• Axis Ispat Pvt. Limited v. Union of IndiaAn opportunity of being heard shall be provided to a Company during Investigation by Registrar under Companies Act-7 April 2021The Delhi High Court held that the Registrar may call for information, inspect books, conduct inquiries, but only after informing the company of the allegations and giving an opportunity of being heard. The Petitioner, Axis Ispat Private Limited, filed a petition seeking quashing of the 37 show cause notices, dated 28th January 2021, issued against the Petitioner, by the Ministry of Corporate Affairs, Union of India, under various sections of the Companies Act, 2013. A further prayer of the Petitioner is for the quashing of the letter dated 18th March 2019, vide which, an inspection of the books of accounts and other statutory records of the Petitioner company under section 206(5) of the Companies Act, 2013 was sought for by the Ministry of Corporate Affairs. “There is no doubt that under Section 207 of the Companies Act, 2013, statements of the Directors of the company have been recorded. However, under these circumstances, the Petitioner ought to be given a reasonable opportunity of being heard. In the present case, preliminary findings were issued in September 2020, and owing to the belated reply, the authorities have proceeded further, to issue the said show cause notices and it is not clear if the reply submitted was considered or not,” the court said.
    The Judgement can be accessed at:


  • Xv. Union of India & Ors.
    Delhi High Court Sets Guidelines for Online Content Removal-20 April 2021
    The Delhi High Court has laid down guidelines to be followed by courts while dealing with cases related to removal of objectionable content from the internet to ensure that access to such offensive material is restricted at the earliest and it is not re-posted anywhere else by others.
    The Judgement can be accessed at:
  • Kishor TaroneuState of Maharasthra & Ors.
    WhatsApp group admin not liable for objectionable post by other member-22 April 2021
    An administrator of a WhatsApp group cannot be held criminally liable for an objectionable post by another member of the group, the Nagpur bench of the Bombay High Court has held and quashed a case of sexual harassment lodged against a 33-year-old man. Noting the functioning of the messaging service app, the court said, “Group administrators, as they are generally called, are the ones who create the group by adding or deleting members. Every chat group has one or more administrators.” A group administrator has only limited power of removing a member from the group or adding other members to the group, it said. “Once the group is created, the functioning of the administrator and that of the members is at par with each other, except the power of adding or deleting members to the group,” the court said. “The administrator of a WhatsApp group does not have the power to regulate, moderate or censor the content before it is posted on the group,” the HC said. But, if a member of the group posts any content, which is actionable under law, such a person can be held liable, the court said. “In the absence of a special penal provision creating vicarious liability, an administrator of a WhatsApp group cannot be held liable for objectionable content posted by a member of a group unless it is shown that there was common intention or pre-arranged plan,” the court said in its order.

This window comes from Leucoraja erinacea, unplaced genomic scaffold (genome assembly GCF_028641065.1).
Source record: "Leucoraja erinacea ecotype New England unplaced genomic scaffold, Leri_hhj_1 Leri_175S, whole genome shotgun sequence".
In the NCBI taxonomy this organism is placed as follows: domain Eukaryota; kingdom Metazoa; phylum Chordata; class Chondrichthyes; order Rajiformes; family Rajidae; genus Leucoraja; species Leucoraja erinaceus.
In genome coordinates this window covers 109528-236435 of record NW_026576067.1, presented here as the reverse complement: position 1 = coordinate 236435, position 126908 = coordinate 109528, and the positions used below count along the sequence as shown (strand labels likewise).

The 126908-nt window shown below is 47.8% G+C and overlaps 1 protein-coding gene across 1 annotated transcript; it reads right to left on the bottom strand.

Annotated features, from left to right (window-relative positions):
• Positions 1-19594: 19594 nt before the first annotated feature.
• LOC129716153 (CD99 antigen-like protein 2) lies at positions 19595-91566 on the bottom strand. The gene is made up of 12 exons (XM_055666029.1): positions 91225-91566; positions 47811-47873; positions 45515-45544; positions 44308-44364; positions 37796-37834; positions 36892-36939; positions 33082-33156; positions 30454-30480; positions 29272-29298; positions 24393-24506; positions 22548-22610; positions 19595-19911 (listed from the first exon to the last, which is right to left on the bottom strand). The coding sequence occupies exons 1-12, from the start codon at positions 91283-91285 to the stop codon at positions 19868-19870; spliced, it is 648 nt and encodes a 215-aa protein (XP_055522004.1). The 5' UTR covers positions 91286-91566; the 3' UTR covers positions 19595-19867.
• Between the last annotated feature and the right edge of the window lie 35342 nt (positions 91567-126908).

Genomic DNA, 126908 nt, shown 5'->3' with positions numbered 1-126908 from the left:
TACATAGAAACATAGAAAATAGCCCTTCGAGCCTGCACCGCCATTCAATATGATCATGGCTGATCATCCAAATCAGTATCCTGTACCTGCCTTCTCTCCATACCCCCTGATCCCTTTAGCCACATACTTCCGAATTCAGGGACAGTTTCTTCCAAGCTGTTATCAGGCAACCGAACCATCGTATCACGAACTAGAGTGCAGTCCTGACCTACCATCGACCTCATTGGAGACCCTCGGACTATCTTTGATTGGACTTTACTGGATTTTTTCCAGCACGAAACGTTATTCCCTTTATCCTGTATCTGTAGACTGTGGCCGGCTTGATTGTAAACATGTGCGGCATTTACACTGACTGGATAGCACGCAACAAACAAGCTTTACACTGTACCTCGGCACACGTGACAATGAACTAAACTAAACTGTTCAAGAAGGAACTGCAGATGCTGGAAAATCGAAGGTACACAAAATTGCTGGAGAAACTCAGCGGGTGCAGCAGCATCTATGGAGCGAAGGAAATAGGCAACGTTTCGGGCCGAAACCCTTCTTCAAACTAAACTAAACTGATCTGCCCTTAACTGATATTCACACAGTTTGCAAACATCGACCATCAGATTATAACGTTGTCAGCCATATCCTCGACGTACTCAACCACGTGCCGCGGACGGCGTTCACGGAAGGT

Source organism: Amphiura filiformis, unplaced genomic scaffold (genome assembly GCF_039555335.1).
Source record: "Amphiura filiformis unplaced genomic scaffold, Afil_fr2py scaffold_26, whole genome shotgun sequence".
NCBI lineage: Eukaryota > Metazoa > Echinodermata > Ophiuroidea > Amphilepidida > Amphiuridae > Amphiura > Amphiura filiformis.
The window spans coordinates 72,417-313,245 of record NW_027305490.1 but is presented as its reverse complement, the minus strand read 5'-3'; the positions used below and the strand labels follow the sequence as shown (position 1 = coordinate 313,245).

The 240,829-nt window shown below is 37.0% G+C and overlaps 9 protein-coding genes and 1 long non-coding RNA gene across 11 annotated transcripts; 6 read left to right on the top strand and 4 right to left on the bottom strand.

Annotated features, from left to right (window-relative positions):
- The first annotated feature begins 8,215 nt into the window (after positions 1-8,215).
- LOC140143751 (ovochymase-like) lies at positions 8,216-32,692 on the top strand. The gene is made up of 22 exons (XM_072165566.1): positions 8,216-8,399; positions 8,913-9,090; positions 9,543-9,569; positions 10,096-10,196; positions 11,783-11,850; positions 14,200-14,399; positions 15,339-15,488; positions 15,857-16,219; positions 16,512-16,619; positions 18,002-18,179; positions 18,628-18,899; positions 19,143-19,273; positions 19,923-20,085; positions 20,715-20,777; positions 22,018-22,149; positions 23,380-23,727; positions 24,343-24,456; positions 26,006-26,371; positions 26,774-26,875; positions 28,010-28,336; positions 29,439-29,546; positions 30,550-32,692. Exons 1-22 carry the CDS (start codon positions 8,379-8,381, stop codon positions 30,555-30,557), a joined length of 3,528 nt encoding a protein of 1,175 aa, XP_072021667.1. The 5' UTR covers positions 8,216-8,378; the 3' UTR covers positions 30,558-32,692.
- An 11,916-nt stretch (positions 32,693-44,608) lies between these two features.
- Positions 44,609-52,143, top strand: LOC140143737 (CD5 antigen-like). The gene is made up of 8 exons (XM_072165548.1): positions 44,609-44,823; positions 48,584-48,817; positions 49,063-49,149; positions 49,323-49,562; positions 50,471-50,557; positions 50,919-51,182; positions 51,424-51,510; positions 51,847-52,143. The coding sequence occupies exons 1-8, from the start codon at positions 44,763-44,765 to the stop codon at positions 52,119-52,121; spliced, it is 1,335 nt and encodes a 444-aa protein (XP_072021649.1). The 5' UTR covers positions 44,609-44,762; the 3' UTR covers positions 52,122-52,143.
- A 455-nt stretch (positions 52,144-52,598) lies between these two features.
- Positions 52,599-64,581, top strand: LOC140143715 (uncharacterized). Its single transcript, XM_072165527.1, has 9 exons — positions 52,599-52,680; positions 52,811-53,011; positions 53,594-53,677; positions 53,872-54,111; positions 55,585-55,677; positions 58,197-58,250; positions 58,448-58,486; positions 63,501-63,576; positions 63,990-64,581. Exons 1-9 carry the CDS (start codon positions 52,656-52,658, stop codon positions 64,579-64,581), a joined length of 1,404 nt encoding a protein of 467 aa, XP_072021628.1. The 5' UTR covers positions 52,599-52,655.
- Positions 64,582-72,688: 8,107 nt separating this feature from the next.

The Judgement can be accessed at:


  • Supreme Court Order dt. 27 April 2021
    Supreme Court Restores Order Extending Limitation; Period From 14.03.2021 Excluded From Computing Limitation Period Until Further Orders
    The Supreme Court this week extended limitation period for the filing of cases in courts and tribunals with effect from 14.03.2021 until further orders in view of the second wave of the COVID19 pandemic. The Court said the COVID19 second wave has created an “alarming situation” and has put the litigants in a “difficult situation”. The bench extended all periods of limitation ending on 14.03.2021 until further orders, by restoring the order passed on March 23, 2020, which had extended the limitation period. The period from 14.03.2021 will stand excluded from computing the limitation period under all special and general laws.
    This order can be accessed at: